Outer Space Etiquette
Would you like spend your vacation – or at least part of it – on the Moon? That might be possible if a company called Space Adventures, Ltd., has its way; the company is one of a growing number of businesses focused on offering private citizens seats on space capsules for travel in outer space. So, while we’re on the subject of vacation etiquette and summer travel, in honor of the 43rd anniversary of the U.S. Moon Landing on July 20, 1969, I’m devoting this entry to the future of commercial space travel and evolving outer space etiquette.
For more than a decade, space tourism pioneers have been donning space suits and experiencing the vacation trip of a lifetime. In 2001, American Dennis Tito became the first paying customer on board the Russian space capsule, Soyuz, on a flight to the International Space Station, followed in 2002 by another pioneer of space tourism, South African Mark Shuttleworth. If successful, this trend toward private space travel could dramatically expand a whole new private tourism industry, resulting in a high demand for astronauts and cosmonauts to not only staff the flights but to prepare civilian tourists for space travel and exploration.
This development will also require a whole new set of etiquette rules!
My online LinkedIn colleague, An Astronaut’s Guide to Space Etiquette, which prompted this post as part of my Summer Vacation Etiquette series. It will be important for anyone who is planning to take a trip on a commercial space shuttle someday to ensure that they learn the relevant etiquette and protocol.pointed out an article, entitled,
For example, in addition to vacation travel you might find yourself space shuttling to a business meeting or even a job interview. What will you wear? Adding appropriate pieces of space shuttle attire to your clothing collection gives new meaning to the term, “capsule wardrobe.” It is hoped that designers will come up with some fresh ideas for spacesuit fashion.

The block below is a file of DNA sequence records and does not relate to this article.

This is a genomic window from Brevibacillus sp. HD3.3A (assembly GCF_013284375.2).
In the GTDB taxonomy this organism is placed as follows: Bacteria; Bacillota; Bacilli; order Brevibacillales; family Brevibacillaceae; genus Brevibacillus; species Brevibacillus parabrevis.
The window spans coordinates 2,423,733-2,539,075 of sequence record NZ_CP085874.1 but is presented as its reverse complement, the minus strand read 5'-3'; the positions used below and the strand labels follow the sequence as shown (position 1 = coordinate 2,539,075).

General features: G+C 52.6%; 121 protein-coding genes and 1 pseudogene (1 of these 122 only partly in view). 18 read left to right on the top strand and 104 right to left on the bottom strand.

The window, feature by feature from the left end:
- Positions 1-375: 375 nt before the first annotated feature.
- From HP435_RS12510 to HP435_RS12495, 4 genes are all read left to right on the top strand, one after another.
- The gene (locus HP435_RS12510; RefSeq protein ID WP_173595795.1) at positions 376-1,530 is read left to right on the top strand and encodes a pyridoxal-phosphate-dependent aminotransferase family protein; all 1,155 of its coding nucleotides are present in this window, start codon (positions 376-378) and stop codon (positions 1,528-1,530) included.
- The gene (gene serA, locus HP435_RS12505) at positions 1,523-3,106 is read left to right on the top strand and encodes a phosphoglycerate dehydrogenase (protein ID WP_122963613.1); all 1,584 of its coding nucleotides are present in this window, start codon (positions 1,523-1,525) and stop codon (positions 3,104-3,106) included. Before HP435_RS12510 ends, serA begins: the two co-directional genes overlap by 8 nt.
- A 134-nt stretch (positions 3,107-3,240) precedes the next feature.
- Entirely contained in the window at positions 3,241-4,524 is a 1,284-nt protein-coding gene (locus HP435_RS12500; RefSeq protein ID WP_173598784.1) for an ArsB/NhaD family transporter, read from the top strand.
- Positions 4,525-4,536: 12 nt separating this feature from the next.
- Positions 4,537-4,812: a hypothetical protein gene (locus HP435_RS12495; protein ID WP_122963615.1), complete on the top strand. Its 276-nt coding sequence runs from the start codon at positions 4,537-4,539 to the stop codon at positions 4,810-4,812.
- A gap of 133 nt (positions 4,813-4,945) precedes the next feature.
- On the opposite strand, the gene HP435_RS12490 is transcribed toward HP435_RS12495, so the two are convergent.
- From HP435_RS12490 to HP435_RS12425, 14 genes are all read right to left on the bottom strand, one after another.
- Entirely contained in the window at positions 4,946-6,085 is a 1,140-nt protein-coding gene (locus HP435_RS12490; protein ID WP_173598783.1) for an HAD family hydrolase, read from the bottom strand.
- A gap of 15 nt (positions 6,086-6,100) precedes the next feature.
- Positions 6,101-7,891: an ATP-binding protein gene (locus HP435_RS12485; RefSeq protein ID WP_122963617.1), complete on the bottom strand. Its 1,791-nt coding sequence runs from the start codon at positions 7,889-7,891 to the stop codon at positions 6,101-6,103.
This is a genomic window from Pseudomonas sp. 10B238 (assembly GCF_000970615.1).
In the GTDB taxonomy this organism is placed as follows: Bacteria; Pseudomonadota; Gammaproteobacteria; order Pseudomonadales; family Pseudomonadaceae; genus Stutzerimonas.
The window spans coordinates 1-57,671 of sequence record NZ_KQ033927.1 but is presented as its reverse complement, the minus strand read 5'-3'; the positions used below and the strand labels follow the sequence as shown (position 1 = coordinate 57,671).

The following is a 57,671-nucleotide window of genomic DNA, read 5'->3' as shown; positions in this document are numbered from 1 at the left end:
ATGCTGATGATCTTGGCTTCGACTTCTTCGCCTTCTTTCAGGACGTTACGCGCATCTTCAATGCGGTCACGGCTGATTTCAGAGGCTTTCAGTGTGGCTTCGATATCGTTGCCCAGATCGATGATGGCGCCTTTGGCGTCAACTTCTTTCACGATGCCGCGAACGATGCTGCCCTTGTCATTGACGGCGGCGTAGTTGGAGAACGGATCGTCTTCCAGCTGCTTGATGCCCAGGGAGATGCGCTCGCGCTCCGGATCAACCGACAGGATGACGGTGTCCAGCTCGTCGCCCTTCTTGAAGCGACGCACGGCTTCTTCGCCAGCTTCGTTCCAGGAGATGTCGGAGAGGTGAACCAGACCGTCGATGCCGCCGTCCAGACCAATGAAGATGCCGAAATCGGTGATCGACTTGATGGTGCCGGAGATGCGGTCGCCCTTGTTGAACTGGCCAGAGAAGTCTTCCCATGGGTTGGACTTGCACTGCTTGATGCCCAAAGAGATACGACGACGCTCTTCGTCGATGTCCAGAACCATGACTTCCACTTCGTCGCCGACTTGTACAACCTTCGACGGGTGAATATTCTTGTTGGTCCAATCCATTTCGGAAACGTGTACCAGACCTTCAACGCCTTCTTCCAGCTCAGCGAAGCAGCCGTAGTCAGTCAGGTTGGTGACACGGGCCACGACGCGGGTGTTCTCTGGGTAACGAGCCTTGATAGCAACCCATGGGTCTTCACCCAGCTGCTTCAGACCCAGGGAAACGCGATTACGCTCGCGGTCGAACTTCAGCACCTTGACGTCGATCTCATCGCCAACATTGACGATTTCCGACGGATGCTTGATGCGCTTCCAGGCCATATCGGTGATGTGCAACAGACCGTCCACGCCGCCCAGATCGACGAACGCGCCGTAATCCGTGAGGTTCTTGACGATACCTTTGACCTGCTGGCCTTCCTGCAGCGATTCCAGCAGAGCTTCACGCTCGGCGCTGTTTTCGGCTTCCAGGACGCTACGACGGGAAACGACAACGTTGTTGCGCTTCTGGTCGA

And, what about electronic devices? No longer will we be concerned with merely misplacing them, but possibly even letting go of them at all. Just envision a collection of iPhones, iPads, iPods, Kindles and Nooks floating around and bumping into each other in a weightless environment. Will we be able to summon them with our personal voiceprints? Or will we have to handcuff them to ourselves? Surely, even now Apple, Google and Microsoft are working on ideas. On a positive note, while spacewalking you probably won’t hear the devices go off or the conversations of other astronaut tourists! Let’s hope by the time you are flying to the Moon, NASA and the private space tourism companies will have this figured out. After all, on the final mission of the U.S. Space Shuttle Program an iPhone was on board for the first time.
As for astronaut dining etiquette, I can already see some changes occurring. For example, placing your elbows on the table might become necessary to anchor yourself to the table. You might have to tuck your napkin into your shirt – or tie it around your neck like a kerchief – to keep it from floating away. Waiters will have to retrieve wayward forks and napkins from the ceiling rather than the floor. It could turn dining etiquette upside down – in a manner of speaking.
So, this Friday, July 20, 2012, you can mark the day by happily contemplating a time when you’ll be able to land on the Moon as a tourist. Back on that day in 1969, I marked the U.S. Moon Landing by participating in a parade celebrating the American achievement in Buenos Aires, where I was visiting with friends. Sixteen years later my husband and I celebrated July 20th for another reason: the birth of our daughter, Carolyn. This July 20th our dear friends, Shane and Heath, will be celebrating in a field of flowers in Colorado as their son, Drew, exchanges marriage vows with his love, Kelly.
However you celebrate July 20th this year, I hope the day finds you over the moon – in a manner of speaking.
Please join me next Tuesday as I resume discussing earthly topics in my series on Summer Vacation Etiquette!
Until next time,